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New Mexico Jail Sued by HRDC for Censoring Book Orders

by Derek Gilna

The Santa Fe County Correctional Facility in New Mexico, already cited by the U.S. Department of Justice for shoddy medical care and poor management, has been sued by the Human Rights Defense Center (HRDC), publisher of Prison Legal News, for rejecting books sent to detainees at the jail.

The complaint, filed in federal district court on April 2, 2018, claims the defendants “unconstitutionally prohibit delivery of Plaintiff’s books to prisoners housed in the Santa Fe [jail] ... in violation of the First Amendment to the United States Constitution.”

PLN’s monthly publication apparently has been delivered to prisoners without being censored, but not so for book orders – which are sent back marked “return to sender.” According to the complaint, books rejected by jail officials have included The Habeas Citebook: Ineffective Assistance of Counsel, Protecting Your Health and Safety, Prisoners’ Guerrilla Handbook: A Guide to Correspondence Programs in the United States and Canada, and other titles related to vocational training.

As noted in the complaint, “The purpose of HRDC is to educate prisoners and the public about the destructive nature of racism, sexism, and the economic and social costs of prisons to society. HRDC accomplishes its mission through advocacy, litigation, and the publication and/or distribution of books, magazines, and other information concerning prisons and prisoner rights.”

The lawsuit alleges that “Defendants’ mail policies and practices violate HRDC’s First Amendment right to free speech.... [and] Defendants engage in a policy or practice that fails to provide senders of censored mail notice and an opportunity to appeal the censorship of the mail to the intended prisoner. Accordingly, such policy violates HRDC’s Fourteenth Amendment rights to due process.”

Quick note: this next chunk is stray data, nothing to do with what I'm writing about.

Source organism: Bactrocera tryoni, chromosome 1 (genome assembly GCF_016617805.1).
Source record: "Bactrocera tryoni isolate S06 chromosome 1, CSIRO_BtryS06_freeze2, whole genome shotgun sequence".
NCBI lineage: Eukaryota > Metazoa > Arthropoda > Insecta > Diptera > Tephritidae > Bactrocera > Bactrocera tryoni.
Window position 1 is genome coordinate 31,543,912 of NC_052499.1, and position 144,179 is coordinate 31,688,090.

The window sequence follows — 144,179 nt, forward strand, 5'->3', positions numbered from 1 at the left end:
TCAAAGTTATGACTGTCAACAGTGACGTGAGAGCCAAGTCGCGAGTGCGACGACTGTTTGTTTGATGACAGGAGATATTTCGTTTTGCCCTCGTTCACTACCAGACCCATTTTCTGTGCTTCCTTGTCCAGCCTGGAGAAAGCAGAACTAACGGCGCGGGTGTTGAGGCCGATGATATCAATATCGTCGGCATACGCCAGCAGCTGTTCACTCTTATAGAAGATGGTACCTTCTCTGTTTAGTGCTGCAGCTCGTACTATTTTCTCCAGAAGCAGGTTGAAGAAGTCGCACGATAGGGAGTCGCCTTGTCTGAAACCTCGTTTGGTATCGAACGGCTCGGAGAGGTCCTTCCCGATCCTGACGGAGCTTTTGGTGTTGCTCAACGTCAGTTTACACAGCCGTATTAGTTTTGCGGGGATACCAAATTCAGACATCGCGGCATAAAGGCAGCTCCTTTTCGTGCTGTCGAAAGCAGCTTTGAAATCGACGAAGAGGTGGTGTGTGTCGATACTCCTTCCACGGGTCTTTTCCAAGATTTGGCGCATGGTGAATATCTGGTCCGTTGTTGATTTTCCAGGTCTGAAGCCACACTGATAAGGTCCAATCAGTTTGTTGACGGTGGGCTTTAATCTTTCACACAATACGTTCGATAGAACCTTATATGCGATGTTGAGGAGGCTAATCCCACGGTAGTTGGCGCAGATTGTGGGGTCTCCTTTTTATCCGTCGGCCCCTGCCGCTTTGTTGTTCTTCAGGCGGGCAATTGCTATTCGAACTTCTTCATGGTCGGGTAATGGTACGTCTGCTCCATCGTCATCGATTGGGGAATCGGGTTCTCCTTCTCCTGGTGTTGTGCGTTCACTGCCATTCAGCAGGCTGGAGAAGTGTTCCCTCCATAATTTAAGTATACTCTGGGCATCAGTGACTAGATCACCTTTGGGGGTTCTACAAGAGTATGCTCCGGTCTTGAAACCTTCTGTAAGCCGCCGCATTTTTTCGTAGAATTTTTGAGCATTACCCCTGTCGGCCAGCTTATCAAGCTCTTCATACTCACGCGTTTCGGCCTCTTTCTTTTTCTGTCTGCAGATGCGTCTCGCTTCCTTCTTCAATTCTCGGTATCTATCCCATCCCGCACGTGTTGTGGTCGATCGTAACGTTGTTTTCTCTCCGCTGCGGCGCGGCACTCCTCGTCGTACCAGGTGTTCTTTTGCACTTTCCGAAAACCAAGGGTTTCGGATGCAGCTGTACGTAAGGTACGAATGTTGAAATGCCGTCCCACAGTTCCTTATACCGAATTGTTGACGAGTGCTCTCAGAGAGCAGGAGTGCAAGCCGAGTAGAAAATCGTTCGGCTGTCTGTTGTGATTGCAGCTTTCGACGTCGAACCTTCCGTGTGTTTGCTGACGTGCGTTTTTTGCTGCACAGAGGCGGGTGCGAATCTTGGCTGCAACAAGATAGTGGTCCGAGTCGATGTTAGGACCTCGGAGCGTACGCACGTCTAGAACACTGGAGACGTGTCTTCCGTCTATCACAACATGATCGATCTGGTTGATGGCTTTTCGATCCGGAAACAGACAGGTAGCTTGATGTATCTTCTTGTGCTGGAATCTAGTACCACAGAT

HRDC executive director Paul Wright stated that some jails “want to change their [mail] policy but only to let us in, not for all publishers, and that’s not acceptable to us. We want to make sure we lock these changes in and we don’t want to deal with the same problems over and over and over again.” He added the lawsuit was filed because “We haven’t met any defendants who are willing to agree to a consent decree or other enforceable settlement.”

HRDC is seeking a preliminary injunction to require the jail to stop enforcing its unconstitutional policy of rejecting books sent to prisoners. The case remains pending. See: Human Rights Defense Center v. Sante Fe County, U.S.D.C. (D. NM), Case No. 1:18-cv-00305-PJK-SCY.

The Sante Fe Correctional Facility was also recently sued in federal court after three detainees died, allegedly due to inadequate medical care. 

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Related legal case

Human Rights Defense Center v. Sante Fe County